with the smart and soldier-like bearing of the men andhe commended the rapidity with which the work was doneand the excellent manner in which the stretcher exer-cises were performed. He thought "the whole of thecamp, and especially the work of the bearers, reflectedvery considerable credit upon Surgeon-Captain Coates andthe officers under his command." There is one matter inwhich an improvement in the treatment of the Volunteersmight and ought to be made. A large proportion of thetents used by the Cheshire and Lancashire VolunteerBrigade were old and worn and they "acted like sieveswhen the rain came, and time after time deluged their occu-pants as they lay in bed." They were unhesitatingly con-demned by an officer of the Ordnance Department as " unflt
for further service." As is well known, when a tent isthoroughly wet if it is touched on the inside by a man’s heador anything else the water, instead of running down out-side, drips on to the unfortunates within, much to theirdiscomfort. The first four days of this year’s camping outwere excessively wet and when eight men were inside oneof the bell-tents its shape rendered it almost certain to betouched by a head or two, as one of the sufferers feelinglypointed out. Notwithstanding this there seems to have beenvery little sickness.
Poor Cieildren at the Seaside.
Among the most commendable of the efforts for benefitingthe slum children of Manchester is that of sending them inrelays through the season for a week’s sojourn in summercamps by the sea. There are two small camps at St. Anne’s-on-the-Sea, to which forty children will be sent weekly tillthe end of September. Tents have given place to corrugatediron buildings, and an excellent feature of the scheme is thatmilitary discipline is maintained-a most valuable lesson.There is another camp for little slum girls, where some240, from six to twelve years of age, will have a
fortnight’s holiday during June, July and August. Abouttwo miles from St. Anne’s-on-the-Sea 488 boys and 44officers of the Manchester battalion of the Boys’ Brigadehave been under canvas, and at Birkdale, Southport, thecommittee of the Strangeways Refuges, Manchester, havetheir annual camp. Since the latter was started, aboutfifteen years ago, from 12, 000 to 14,000 poor lads from thecrowded districts-the back streets and alleys of Manchesterand Salford and other places-have had the benefit of aweek’s holiday at the seaside. It is difficult for those in adifferent condition of life to realise what this must mean tochildren who have known nothing but crowded streetswith all the sordid and depressing surroundings of slumlife in town. In addition to the physical benefit, themental effect of the marvellous revelation of the exis-tence of a brighter world than that hitherto knownwill be difficult to calculate, but altogether good. Ifthere are any previous ideas of cleanliness they are ex-tended and some notion of method and orderly arrangementis obtained from the rules and regulations which are carriedout with military precision. The health of the boys while incamp has been very good. On arrival their own coat, vest,and cap are exchanged for a scarlet tunic and a round foragecap bearing the name of the institution and the lad’s ownclothing is fumigated. At the opening of the camp this yearSir George A. Pilkington, M.R.C.S., and other gentlemenaddressed the boys. There are more of these agencies forgiving poor town children a country holiday, but thoughmuch is done the numbers are so great that if all are tobenefit these agencies may be extended almost indefinitely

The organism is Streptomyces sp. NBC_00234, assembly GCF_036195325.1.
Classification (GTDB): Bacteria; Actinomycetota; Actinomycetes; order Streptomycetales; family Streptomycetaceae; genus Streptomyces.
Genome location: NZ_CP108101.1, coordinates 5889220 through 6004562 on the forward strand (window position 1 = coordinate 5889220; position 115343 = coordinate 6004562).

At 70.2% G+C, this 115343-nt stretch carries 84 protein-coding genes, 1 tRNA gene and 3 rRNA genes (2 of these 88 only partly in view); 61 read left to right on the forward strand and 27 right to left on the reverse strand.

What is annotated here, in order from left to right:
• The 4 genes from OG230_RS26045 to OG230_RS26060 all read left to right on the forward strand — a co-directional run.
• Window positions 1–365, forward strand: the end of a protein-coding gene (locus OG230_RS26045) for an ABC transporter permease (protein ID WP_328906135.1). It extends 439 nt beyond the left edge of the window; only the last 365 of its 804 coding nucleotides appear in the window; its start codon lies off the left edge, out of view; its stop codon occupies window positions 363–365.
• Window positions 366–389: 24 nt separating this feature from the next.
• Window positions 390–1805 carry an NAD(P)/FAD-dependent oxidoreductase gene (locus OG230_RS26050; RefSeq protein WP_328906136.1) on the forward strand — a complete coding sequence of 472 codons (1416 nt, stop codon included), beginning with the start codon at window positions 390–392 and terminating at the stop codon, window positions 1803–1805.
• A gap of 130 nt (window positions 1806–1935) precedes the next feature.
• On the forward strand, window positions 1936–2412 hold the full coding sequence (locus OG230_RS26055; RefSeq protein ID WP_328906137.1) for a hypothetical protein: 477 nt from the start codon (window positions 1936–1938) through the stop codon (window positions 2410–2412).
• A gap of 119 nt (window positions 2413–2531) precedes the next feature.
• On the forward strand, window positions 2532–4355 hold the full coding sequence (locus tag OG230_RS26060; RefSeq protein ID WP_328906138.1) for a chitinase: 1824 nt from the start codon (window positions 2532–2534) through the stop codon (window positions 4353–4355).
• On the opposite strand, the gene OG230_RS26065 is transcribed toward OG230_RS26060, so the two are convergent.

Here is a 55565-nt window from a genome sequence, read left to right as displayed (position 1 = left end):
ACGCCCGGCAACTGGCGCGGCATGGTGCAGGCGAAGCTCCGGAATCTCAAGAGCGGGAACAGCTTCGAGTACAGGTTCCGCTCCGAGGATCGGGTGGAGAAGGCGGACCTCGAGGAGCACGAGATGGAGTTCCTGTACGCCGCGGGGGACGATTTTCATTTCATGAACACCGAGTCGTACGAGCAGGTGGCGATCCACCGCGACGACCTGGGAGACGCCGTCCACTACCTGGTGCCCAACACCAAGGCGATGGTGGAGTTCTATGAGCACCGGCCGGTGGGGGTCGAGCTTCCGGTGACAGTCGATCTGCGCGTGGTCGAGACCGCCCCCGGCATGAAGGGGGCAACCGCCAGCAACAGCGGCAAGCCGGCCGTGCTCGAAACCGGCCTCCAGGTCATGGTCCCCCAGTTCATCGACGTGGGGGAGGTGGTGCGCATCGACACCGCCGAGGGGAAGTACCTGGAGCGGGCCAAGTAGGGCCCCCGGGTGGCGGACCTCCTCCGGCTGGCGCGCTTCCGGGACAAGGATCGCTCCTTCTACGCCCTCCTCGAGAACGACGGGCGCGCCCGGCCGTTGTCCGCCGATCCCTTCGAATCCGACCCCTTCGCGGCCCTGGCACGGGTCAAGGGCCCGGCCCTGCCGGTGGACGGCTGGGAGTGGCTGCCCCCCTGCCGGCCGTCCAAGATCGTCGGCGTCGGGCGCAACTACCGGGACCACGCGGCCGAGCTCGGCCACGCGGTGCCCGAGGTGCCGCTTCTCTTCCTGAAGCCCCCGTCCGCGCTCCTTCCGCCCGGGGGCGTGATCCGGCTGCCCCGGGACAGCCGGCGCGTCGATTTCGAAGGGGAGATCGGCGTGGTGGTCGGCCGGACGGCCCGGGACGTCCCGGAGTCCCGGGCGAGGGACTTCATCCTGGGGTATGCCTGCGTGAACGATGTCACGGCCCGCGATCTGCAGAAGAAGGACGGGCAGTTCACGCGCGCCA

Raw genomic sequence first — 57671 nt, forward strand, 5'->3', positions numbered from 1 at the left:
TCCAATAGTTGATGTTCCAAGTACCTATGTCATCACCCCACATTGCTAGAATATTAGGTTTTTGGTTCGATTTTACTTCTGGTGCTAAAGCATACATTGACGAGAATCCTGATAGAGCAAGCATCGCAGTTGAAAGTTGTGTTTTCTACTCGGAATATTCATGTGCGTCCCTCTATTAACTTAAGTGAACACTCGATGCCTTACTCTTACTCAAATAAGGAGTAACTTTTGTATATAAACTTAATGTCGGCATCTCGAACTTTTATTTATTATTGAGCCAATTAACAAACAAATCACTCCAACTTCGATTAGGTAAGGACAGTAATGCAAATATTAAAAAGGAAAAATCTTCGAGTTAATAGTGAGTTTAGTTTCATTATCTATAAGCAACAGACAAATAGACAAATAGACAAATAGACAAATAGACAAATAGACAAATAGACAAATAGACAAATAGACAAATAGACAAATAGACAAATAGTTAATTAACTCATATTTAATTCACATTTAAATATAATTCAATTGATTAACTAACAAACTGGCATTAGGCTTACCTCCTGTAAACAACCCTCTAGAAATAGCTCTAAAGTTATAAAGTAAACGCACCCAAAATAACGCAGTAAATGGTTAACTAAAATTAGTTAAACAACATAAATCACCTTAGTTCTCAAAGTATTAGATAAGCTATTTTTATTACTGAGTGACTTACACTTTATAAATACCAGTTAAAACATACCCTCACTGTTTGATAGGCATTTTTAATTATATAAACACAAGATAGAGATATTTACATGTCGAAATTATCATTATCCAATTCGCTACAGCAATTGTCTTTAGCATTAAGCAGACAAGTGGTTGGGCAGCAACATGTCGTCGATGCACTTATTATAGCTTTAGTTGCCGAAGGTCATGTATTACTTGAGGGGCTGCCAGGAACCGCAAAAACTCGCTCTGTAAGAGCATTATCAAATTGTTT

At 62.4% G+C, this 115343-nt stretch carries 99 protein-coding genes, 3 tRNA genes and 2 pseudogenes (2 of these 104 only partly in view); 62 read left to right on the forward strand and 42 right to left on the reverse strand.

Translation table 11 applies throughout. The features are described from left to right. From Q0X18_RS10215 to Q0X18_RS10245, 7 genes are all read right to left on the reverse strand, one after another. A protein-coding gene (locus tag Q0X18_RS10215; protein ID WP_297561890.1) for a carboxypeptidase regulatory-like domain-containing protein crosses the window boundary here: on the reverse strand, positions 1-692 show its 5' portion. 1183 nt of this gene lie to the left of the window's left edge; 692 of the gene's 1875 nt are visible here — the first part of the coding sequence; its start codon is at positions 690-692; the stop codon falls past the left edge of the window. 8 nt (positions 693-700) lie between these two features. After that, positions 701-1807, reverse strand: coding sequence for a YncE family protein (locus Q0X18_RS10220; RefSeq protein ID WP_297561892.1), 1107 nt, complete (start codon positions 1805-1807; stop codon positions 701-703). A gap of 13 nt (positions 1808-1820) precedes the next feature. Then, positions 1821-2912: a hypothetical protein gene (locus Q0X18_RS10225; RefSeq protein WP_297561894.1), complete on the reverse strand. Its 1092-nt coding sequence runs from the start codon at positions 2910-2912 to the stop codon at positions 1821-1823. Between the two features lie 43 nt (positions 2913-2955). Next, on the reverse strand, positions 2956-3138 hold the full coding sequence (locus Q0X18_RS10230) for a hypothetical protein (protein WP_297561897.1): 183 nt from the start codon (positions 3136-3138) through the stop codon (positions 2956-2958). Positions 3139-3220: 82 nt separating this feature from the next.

Manchester Corporation Dwellings.It may be remembered that after the demolition of some
notoriously insanitary property the Manchester corporationbuilt large blocks of dwellings in Oldham.road and Pollard-street, which were ready for occupation in the summer of1894. There was a strong prejudice at first among thelabouring class and others against these " barracks " as theywere often called, but in a couple of years it died away andnow applications for tenements are so numerous that aselection can be made of the most suitable as to character.Payments are made weekly, the total number in O:dham-roadbeing 284 and in Pollard-street 135. The rents are paidregularly and from April 1st to May 14th last there was notin either block of dwellings a single penny of arrears.
An Unfortunate Case.An inquest was held on May 27th by Mr. Smelt, the
city coroner, on the body of Thomas Smith, a carter, ofNelson, who died in the Manchester Infirmary on theprevious day "from delirium consequent on his injuries."’He was kicked by a horse about 9 A.M. on May 13th andsustained "a compound fracture of the right knee-cap," wastaken to a medical man, who, after having attended tem-porarily to the leg, sent him on an ambulance to theVictoria Hospital, Burnley. To make a long story short hewas received at the hospital, but ae there was-or hadbeen shortly before-a case of scarlet fever there itwas thought safer for him to be removed to the work-house infirmary. This was not done at once, and afterhaving passed a night in the infected hospital they wouldnot have him at the infirmary, so he was sent home and gotthere between 8 and 9 o’clock on Saturday night, the 14th.